#BBMGetInspired with Suraya from Ringgit Oh Ringgit

Hello Grasshoppa,

Recently I have been really really lucky to have a chance to engage with few veteran Personal Finance & Investment Blogger in Malaysia. Those bloggers are the one that really inspire me to start my blog after years of following their blog. After years of reading their content, I finally decided to contact them to see if they are willing to participate in an Interview with me & the good news is, they said YES 🙂

Yay Frog

For the next 3 weeks, I will be featuring 5 Interview that I have done with 3 Malaysian Personal Finance & Investment Blogger & my 2 Mentor. You have no idea how these people actually impact my life. Sound abit dramatic? LOL. But it’s true. They kinda impact my life here & there.

This week, I will be featuring my Interview with Suraya from Ringgit Oh Ringgit.

1. Can you give our readers a short introduction about yourself?
Hi! I’m Suraya, a self-employed communications consultant and the personal finance blogger behind Ringgit Oh Ringgit. Before working on my own, I spent about a decade working in the nonprofit industry.

I am: more of a minimalist, less of a consumerist, a konon DIY enthusiast, let’s support small businesses over big corporations kinda girl. I value frugalism as a way of life, prioritise value for money, and tend to spend money on experiences. I like to use my money as a tool to improve my life satisfaction and happiness.

2. What inspires you to start your blog?

For the longest time, I read mostly American/Canadian/Australian personal finance blogs. I actually got pretty well versed with Roth IRA and TurboTax. But I wanted to read something that makes sense to me, a Malaysian! 

Back in 2015, there were not many Malaysia-based personal finance blogs around. There were financial websites, sure, but I wanted to read personal experiences, not some content produced for marketing purposes (not that anything’s bad with that). So I just decided to create Ringgit Oh Ringgit.

3. What is your financial goal?

Earning enough passive income to cover my expenses. I want to be financially comfortable to the point where working is an option, not a necessity. At the end of the day, I value time the most.

4. Where do you learn about investing or financial planning?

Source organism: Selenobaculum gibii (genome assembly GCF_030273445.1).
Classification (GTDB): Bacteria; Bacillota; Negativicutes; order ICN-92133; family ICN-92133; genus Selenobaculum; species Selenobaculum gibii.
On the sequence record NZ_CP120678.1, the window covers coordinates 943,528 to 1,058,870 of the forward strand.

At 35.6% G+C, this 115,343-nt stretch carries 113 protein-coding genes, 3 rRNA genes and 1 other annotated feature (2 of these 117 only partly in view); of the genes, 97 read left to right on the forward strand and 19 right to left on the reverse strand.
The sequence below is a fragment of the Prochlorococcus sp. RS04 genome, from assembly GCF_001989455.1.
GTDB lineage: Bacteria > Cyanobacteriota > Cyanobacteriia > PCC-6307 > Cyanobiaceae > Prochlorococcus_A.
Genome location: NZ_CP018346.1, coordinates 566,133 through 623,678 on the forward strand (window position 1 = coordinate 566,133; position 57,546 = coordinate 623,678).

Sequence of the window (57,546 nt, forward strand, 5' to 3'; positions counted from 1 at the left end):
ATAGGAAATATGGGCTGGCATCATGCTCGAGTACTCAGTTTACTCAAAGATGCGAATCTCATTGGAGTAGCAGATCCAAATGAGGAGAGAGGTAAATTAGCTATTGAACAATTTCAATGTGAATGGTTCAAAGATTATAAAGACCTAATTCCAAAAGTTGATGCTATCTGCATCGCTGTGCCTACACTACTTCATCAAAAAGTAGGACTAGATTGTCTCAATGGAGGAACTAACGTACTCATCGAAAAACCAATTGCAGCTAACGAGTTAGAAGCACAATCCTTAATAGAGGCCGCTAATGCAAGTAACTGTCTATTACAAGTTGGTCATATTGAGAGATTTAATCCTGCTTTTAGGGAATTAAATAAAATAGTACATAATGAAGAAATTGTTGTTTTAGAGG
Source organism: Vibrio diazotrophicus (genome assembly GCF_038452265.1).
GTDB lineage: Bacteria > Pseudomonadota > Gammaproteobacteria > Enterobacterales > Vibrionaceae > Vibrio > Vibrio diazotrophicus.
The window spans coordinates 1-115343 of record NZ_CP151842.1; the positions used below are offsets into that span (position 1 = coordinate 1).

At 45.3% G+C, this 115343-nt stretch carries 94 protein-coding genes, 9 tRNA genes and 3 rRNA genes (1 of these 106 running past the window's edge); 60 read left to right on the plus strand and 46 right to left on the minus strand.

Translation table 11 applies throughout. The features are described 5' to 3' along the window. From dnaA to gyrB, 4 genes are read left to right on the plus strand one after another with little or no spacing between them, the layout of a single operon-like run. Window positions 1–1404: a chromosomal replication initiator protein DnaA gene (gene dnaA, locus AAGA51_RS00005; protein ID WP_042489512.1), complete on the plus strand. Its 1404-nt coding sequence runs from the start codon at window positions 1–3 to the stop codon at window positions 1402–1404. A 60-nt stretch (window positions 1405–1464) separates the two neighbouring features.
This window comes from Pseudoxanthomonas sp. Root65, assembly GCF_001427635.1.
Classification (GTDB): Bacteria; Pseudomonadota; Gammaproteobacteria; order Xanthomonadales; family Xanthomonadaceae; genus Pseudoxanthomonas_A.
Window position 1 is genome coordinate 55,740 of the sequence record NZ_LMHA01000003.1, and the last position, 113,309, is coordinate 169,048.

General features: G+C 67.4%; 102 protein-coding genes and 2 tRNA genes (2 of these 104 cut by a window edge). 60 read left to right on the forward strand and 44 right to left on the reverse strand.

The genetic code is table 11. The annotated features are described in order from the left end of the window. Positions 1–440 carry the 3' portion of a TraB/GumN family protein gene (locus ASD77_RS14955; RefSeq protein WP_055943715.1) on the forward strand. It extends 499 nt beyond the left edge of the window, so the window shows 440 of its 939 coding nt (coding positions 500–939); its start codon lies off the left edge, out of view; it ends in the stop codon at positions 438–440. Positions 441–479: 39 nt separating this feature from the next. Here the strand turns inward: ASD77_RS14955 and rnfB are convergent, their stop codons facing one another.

Books, online sources like websites and blogs, or from asking around (online and offline).

5. Can you share a glimpse of your investment portfolio or what are you currently investing in?

I invest in:

  • ASB
  • Unit trust (PRS)
  • Gold
  • P2P Lending (very new)
  • Crypto and ICO (around 10 or so different ones)

I’m also researching ETFs and stocks, and curious about property investment.

6. Do you track your spending? If yes, how?

Yes! Big fan of tracking my expenses. I used to write notes, but have been using an app for years. If I put it in steps, it’ll look like this:

  • Step 1: Make whatever purchases I need for daily life
  • Step 2: Enter it in the expense-tracking app in my phone
  • Step 3: Review it occasionally and make mental notes to adjust spending in the coming days/weeks/months

I also share my spending every month, in my monthly budget update posts.

7. What is your worst financial or investment decision you ever made?

The first thing that comes to mind was a cosmetic procedure – did an under-eye dermafiller thing which costs RM3600..

As for investment, non that I can think of. I’ve lost some money here and there, but consider them as expensive lessons instead.

8. How do you define success in your life?

Hard question. I have no definite end goal – I just know I want to keep getting better, and have goals to progress towards. I ‘d consider myself successful if I don’t remain stagnant in life.

9. Any advice to the readers on investment or financial planning?

Not an advice, but rather an observation. So many people think there is this one ‘quick fix’ to solve all financial woes and bad financial habits. That’s not the case. Being ‘good with money’ is an accumulation of good habits. It requires you to be aware of your behaviours and make small adjustments over time to keep improving yourself. There are lots of unlearning in the process too – what we learned from our family and the media are not necessarily good for you, financially speaking.

If you do want an advice, here it is: always be sceptical of a financial product that appears to be too good to be true. There are no such thing as getting 30% monthly profit with no risk involved.

THANK YOU Suraya for taking your time to complete this interview. Looking forward to work with you for more future opportunity.

You can also check her out on Social Media :
Twitter : SurayaROR
Facebook : Ringgit Oh Ringgit
Instagram : SurayaROR

Stay tune for next week as I will be having another veteran Personal Finance Blogger for another awesome interview. PS : He is STINGY 🙂

i'll be back


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5 Responses

  1. Hello Raymond.. great sharing you have here. I love Suraya for her honest and professional way of running her PF blog.

    Btw, thank you for adding me to the list recently. Appreciate it🙂

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